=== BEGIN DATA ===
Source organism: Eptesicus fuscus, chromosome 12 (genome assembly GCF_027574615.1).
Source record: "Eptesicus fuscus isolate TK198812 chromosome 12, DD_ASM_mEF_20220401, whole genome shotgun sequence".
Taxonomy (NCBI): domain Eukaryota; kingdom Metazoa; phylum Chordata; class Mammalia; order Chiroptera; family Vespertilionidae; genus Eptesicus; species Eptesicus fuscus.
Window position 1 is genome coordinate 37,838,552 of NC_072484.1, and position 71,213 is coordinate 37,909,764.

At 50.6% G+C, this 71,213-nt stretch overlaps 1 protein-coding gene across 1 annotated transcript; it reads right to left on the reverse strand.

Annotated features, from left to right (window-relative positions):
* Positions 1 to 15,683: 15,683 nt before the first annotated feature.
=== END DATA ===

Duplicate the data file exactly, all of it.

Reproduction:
Source organism: Eptesicus fuscus, chromosome 12 (genome assembly GCF_027574615.1).
Source record: "Eptesicus fuscus isolate TK198812 chromosome 12, DD_ASM_mEF_20220401, whole genome shotgun sequence".
Taxonomy (NCBI): domain Eukaryota; kingdom Metazoa; phylum Chordata; class Mammalia; order Chiroptera; family Vespertilionidae; genus Eptesicus; species Eptesicus fuscus.
Window position 1 is genome coordinate 37,838,552 of NC_072484.1, and position 71,213 is coordinate 37,909,764.

At 50.6% G+C, this 71,213-nt stretch overlaps 1 protein-coding gene across 1 annotated transcript; it reads right to left on the reverse strand.

Annotated features, from left to right (window-relative positions):
* Positions 1 to 15,683: 15,683 nt before the first annotated feature.